Millennials are definitely renters by nature. They want affordable rental units in many of the top investing cities in the United States, and it is largely up to investors to provide these units although there are some multifamily developers catering to this group. Granted, they may not stay for more than a few years, but the good news for investors is that reliable transit alternatives for renters really never go “out of style.”
Furthermore, millennials are likely to rent for the duration of their stay in an area even if they do decide to settle down permanently or semi-permanently. Even though interest rates have stayed relatively low, most millennials don’t believe they are financially equipped enough to purchase a home. There have been tighter restraints on credit and mortgage underwriting since The Great Recession, and most millennials are more inclined to rent than purchase a home. Given that they also have more debt than other generations, specifically student loan debt, they often believe that mortgage debt will not serve them well.
Will millennials ever buy? Probably not in the numbers that previous generations have. According to the U.S. Census, home ownership rates among millennials ages 25 through 29 is only 31.8 percent. This is the lowest homeownership rate for that age category on record. Many millennials even believe that owning their own home may not offer the types of financial benefits it once did for prior generations.
Rentals, Rentals, Rentals
If you’re hoping to invest in rental properties that will appeal to millennials, it may pay to keep an old saying fresh in your mind – with a new twist, of course! It’s all about location. Buy in urban neighborhoods, and remember that millennials like community. You may wish to invest in multifamily housing instead of just single-family rentals, or you might opt to invest near areas with clear community centers or near new multifamily developments. Because so many of them do not own cars or would prefer not to do so, millennials value high walkability in an area as well as good access to public transportation. The average millennial drove 23 percent less in 2009 than in 2001 – the sharpest reduction for any age group and a trend likely to continue. Lack of bike storage could be a deal-breaker for a 2-wheeled commuter, and outdoor space in some form is a vital amenity according to most millennial renters. Additionally, a millennial landlord must be prepared to accept two other surprising requirements from their renters: pets and alternative forms of rent payment. About three in every four millennials own a cat or dog and prefer to pay electronically.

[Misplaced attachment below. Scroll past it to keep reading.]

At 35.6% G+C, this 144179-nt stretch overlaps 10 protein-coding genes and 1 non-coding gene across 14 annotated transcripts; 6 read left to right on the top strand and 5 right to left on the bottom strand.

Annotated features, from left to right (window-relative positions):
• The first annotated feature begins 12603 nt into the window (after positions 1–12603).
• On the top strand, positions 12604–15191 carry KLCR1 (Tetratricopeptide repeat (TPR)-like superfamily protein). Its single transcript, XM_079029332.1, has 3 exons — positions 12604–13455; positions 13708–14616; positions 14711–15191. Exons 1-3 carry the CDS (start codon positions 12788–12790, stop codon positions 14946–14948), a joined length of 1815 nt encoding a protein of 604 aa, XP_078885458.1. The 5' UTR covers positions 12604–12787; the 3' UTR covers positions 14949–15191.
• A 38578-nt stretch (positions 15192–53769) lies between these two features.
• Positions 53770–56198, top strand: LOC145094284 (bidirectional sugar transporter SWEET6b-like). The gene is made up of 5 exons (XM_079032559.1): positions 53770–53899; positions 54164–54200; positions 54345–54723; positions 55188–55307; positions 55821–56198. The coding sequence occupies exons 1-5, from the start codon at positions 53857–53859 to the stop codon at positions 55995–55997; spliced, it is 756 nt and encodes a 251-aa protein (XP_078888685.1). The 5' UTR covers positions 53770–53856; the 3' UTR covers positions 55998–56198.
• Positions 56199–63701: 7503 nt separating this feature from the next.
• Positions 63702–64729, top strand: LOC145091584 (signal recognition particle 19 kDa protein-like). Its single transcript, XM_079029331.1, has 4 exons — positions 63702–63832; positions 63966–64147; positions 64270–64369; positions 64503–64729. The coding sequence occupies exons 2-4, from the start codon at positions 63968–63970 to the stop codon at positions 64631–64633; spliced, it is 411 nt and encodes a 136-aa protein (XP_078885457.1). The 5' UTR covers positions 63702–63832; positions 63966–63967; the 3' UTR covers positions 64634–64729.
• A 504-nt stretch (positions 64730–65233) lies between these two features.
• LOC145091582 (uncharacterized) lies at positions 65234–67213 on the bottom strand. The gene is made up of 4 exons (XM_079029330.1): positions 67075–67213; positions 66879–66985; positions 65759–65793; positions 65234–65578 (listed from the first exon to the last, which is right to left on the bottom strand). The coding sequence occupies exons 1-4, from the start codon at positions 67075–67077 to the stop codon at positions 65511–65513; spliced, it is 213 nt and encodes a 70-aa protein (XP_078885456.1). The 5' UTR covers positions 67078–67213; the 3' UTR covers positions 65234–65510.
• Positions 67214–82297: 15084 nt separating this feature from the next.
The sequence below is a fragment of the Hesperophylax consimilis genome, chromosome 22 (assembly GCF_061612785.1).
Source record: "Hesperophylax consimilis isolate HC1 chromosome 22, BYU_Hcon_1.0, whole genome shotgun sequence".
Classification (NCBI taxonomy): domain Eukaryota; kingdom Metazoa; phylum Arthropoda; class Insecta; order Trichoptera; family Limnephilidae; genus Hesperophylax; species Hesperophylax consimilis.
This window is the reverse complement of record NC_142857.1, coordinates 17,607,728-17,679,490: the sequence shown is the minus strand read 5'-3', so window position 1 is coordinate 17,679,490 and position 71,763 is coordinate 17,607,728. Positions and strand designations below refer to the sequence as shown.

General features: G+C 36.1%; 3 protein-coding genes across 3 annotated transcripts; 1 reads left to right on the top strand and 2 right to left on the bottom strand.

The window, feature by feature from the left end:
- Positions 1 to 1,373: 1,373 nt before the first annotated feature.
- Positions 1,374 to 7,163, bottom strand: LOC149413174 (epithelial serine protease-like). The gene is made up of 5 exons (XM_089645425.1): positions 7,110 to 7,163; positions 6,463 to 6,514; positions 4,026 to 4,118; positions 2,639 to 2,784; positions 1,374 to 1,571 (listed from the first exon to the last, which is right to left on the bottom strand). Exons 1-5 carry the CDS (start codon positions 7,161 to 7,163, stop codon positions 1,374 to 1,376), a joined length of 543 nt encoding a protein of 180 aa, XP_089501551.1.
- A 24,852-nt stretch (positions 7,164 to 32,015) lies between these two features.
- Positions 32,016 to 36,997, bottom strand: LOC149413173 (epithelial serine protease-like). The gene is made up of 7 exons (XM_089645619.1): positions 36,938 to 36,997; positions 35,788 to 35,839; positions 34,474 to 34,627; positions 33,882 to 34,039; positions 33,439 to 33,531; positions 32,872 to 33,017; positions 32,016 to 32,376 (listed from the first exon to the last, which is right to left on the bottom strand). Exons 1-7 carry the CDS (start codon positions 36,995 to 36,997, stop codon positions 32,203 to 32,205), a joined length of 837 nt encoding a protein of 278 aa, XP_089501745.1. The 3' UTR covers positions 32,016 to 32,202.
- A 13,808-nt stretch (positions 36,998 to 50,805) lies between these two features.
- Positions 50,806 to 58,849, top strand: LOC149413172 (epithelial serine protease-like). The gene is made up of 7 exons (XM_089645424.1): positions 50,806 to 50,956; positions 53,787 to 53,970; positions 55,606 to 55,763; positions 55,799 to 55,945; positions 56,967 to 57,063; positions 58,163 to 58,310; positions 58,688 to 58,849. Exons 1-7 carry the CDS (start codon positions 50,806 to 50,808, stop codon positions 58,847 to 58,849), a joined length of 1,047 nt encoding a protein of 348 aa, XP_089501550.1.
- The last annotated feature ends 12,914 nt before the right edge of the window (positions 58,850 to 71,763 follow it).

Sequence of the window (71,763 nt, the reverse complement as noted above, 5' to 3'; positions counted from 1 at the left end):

No matter where you ultimately decide to invest, it will pay to consider the preferences of this dominant renting generation. They face unique housing situations unlike those of prior generations. With unique housing experiences and preferences come unique needs in both single- and multifamily rental units.
10 Most Desirable Millennial Locales According to Mayflower
1. San Francisco, California
2. Los Angeles, California
3. Washington, D.C.
4. Seattle, Washington
5. Chicago, Illinois
6. New York, New York
7. Dallas, Texas
8. Denver, Colorado
9. Houston, Texas
10. Atlanta, Georgia